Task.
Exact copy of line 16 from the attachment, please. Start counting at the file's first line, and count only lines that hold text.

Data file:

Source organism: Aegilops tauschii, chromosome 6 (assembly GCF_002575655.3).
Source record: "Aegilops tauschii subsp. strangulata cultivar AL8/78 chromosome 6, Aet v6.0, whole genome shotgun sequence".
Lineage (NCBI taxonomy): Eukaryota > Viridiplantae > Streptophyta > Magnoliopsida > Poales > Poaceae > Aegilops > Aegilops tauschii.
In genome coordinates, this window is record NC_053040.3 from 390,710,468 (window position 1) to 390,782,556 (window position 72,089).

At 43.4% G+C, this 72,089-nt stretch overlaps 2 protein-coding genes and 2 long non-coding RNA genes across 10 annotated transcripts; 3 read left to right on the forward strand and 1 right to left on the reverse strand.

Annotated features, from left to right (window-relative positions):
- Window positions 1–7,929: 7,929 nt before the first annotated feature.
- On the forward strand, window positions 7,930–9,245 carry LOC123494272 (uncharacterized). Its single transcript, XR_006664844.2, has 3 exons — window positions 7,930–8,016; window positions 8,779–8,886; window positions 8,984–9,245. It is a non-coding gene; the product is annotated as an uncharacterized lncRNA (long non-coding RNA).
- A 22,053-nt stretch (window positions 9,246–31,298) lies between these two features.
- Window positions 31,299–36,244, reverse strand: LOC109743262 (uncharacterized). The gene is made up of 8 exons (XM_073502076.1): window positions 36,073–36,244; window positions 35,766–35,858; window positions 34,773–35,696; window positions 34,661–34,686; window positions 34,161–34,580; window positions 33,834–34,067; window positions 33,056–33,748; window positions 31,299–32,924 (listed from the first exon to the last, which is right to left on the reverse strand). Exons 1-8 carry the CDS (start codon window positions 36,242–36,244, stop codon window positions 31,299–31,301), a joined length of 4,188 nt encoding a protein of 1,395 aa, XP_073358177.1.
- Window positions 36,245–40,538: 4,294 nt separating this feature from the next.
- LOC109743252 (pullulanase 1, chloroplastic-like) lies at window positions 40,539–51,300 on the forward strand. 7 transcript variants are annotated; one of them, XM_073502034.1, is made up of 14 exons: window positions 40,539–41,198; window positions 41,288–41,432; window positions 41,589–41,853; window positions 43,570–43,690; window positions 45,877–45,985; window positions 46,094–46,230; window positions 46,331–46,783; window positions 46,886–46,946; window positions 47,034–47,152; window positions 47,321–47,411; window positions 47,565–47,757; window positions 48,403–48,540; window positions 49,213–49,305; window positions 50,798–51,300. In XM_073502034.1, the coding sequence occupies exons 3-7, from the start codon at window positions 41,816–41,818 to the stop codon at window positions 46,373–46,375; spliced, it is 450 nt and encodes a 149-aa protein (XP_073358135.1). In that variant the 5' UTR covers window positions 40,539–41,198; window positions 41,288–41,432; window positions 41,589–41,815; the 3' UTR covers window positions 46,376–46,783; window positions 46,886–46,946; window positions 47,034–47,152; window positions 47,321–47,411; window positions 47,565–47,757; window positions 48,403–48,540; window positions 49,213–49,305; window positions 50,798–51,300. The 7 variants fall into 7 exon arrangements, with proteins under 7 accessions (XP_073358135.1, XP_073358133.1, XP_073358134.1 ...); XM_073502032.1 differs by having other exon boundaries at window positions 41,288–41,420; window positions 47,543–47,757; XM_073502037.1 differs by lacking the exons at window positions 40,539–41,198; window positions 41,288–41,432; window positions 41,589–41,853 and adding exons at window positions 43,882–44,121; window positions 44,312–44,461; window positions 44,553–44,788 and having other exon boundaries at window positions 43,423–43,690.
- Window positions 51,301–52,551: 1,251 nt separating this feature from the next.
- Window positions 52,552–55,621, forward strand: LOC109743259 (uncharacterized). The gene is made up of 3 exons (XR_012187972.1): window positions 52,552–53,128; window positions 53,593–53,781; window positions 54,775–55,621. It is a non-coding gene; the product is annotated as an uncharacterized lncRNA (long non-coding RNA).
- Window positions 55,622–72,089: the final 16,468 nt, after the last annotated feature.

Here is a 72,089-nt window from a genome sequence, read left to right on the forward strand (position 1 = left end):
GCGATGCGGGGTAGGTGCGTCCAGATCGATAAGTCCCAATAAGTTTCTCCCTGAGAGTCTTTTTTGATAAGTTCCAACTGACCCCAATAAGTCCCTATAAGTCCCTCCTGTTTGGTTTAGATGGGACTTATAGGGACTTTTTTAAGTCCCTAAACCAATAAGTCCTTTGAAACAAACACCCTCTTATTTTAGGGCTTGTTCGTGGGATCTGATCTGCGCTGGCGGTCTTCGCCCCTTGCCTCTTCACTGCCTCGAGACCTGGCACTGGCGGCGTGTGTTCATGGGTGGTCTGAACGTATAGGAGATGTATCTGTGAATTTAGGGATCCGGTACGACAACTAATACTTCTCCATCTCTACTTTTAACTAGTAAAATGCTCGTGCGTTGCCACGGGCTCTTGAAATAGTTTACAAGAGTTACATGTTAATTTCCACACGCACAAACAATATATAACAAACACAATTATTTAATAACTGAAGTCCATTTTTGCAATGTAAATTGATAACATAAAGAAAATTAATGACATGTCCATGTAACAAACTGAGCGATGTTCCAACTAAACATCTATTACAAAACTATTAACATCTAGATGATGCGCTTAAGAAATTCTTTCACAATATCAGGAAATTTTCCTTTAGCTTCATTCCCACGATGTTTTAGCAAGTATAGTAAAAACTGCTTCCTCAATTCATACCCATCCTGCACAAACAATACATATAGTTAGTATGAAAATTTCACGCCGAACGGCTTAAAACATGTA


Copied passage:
Here is a 72,089-nt window from a genome sequence, read left to right on the forward strand (position 1 = left end):